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EU's Bold Move to Stop Indian Companies from Reselling Russian Oil as Refined Fuels in Europe
EU's Bold Move to Stop Indian Companies from Reselling Russian Oil as Refined Fuels in Europe

EU's Bold Move to Stop Indian Companies from Reselling Russian Oil as Refined Fuels in Europe

  • 16-May-2023 12:44 PM
  • Journalist: Patricia Jose Perez

Europe: The reselling of Russian crude oil as refined fuels, such as Diesel, by Indian companies into Europe has caught the attention of the European Union. As the western nations tighten sanctions on Moscow's energy sector, Brussels is aware of this practice and believes it should take action to stop it. This is the first time the EU has considered taking measures against this issue, as member states need to prevent any circumvention of sanctions. Therefore, if Diesel or gasoline is being produced in India with Russian oil and then entering Europe, it is necessary for the EU to crack down on this activity.

In the wake of the Ukraine invasion, India has emerged as one of the major purchasers of Russian crude oil. Indian refiners are reaping substantial profits by purchasing heavily discounted crude, which is currently prohibited in the EU due to sanctions and selling full-priced fuels in Europe. While this trade is permissible under EU sanctions, some critics are clamouring for stricter sanctions against Russia, arguing that it enables Moscow to continue earning substantial revenue from its oil sales.

India taking advantage of cheaper Russian crude oil is understandable, especially since the G7 price cap aimed to limit Russia's crude oil sales to other countries to $60 a barrel. This cap has helped reduce Russia's oil revenues significantly. However, it is worth noting that much of the oil purchased by India is now flowing back to Europe in the form of refined fuels.

While there is nothing wrong with India buying Russian oil at a cheaper price, it would be concerning if they became a center for refining Russian oil and selling its by-products back to us. Ultimately, the less money Russia gets, the better, but we must ensure that India's actions do not negatively impact our own economy.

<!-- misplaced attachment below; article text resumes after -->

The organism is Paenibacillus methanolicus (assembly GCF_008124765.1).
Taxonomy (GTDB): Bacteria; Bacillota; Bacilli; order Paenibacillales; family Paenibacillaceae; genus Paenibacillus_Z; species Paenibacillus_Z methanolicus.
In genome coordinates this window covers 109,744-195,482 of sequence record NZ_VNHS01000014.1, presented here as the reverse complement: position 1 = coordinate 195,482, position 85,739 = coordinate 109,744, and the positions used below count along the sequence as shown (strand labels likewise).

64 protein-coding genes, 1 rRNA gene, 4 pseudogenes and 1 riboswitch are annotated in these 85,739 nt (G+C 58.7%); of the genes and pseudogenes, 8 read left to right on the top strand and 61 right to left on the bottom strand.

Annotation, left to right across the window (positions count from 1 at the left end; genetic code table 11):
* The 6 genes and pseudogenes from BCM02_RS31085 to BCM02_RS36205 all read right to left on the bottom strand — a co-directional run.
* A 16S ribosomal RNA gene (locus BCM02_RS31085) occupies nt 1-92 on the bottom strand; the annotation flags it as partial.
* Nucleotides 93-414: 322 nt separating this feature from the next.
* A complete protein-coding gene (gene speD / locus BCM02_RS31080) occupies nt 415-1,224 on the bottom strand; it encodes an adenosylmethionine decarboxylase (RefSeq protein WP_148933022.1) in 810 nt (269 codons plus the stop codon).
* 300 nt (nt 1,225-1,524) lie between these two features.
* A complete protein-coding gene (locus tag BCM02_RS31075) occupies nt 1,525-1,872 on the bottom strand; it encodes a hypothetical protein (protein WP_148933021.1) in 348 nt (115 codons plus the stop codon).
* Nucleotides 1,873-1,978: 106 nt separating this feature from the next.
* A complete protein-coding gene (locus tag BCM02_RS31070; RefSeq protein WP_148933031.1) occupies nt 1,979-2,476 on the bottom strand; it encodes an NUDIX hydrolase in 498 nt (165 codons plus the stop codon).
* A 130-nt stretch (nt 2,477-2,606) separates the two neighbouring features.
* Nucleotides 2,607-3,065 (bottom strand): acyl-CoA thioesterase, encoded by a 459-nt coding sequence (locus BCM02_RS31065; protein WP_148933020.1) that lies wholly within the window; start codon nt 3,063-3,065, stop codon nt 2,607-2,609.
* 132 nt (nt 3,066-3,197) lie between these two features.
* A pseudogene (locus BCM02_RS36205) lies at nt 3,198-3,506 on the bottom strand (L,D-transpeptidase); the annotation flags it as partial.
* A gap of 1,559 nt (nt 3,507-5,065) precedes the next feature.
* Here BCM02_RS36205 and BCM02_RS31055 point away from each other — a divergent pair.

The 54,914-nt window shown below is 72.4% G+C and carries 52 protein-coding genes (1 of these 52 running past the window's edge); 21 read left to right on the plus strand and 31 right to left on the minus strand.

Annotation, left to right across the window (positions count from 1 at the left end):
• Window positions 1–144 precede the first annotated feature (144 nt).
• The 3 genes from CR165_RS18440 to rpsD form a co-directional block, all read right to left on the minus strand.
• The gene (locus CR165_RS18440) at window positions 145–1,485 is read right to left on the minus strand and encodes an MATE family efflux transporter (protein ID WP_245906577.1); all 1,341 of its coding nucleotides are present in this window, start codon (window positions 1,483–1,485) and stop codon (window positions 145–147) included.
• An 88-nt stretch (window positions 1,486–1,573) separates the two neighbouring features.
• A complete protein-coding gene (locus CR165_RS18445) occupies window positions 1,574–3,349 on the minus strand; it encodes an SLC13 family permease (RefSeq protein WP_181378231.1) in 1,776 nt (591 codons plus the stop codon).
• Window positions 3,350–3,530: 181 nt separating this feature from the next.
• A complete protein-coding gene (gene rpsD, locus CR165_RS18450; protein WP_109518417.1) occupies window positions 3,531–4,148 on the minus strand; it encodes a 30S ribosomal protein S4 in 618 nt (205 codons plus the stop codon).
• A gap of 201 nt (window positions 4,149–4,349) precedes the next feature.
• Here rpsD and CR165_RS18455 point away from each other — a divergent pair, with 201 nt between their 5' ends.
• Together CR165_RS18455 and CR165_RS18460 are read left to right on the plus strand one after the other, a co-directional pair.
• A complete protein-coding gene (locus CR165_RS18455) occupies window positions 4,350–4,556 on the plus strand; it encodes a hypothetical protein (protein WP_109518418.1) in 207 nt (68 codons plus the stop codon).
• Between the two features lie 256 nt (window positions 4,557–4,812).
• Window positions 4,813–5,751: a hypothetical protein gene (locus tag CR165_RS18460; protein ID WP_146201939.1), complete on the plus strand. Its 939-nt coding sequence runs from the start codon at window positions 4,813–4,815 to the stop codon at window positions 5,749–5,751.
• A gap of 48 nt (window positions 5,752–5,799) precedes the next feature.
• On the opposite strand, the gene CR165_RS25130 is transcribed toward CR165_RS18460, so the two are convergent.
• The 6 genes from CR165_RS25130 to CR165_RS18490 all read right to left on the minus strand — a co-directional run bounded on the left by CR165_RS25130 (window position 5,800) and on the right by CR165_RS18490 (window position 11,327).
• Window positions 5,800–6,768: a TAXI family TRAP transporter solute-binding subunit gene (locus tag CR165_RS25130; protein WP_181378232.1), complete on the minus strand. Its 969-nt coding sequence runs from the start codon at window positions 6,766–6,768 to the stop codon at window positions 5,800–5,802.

The policy has been successful in achieving two objectives- limiting Russia's revenue and ensuring a continuous supply of oil in the global market. They also stated their belief that the policy can withstand any variations in import policies of different regions. Surprisingly, despite Russia's announcement of production cuts, their oil exports have remained steady since the implementation of the price cap.

The west's sanctions regime could take a significant turn by focusing on curbing refined fuel exports, as it has been trying to strike a balance between limiting Moscow's revenues and avoiding major supply shortages in the global market. While the G7 and EU are considering prohibiting Russian gas imports via routes where Moscow has already reduced supplies, the US is concerned that targeting oil exports could cause prices to surge, causing damage to the global economy and potentially increasing Moscow's revenues despite a decline in export volumes.

The situation is further complicated by the current set of sanctions on countries such as Iran and Venezuela. The accepted norm is that once crude has been refined, it loses its original designation. Indian refineries, for instance, source their crude from numerous nations, including Russia. Thus, pinpointing the precise origin of a barrel of gasoline or Diesel becomes a daunting task. However, even discussing the possibility of sanctions could have a discouraging effect. Countries like India may stop procuring Russian crude if they perceive that the EU market might be closed off as an outlet for their refined fuels.

Russia trails only Saudi Arabia as the second-largest exporter of crude oil in the world, fuelling concerns that the global oil market may tighten in the coming months and lead to price increases. To curb the flow of Russian oil, national authorities would need to implement appropriate mechanisms. As a result, the EU may consider targeting purchasers of Indian refined fuels that they suspect are derived from Russian crude. It's important to remember that if these fuels are being sold, it's because there are buyers. Therefore, it's crucial to investigate who is purchasing them.

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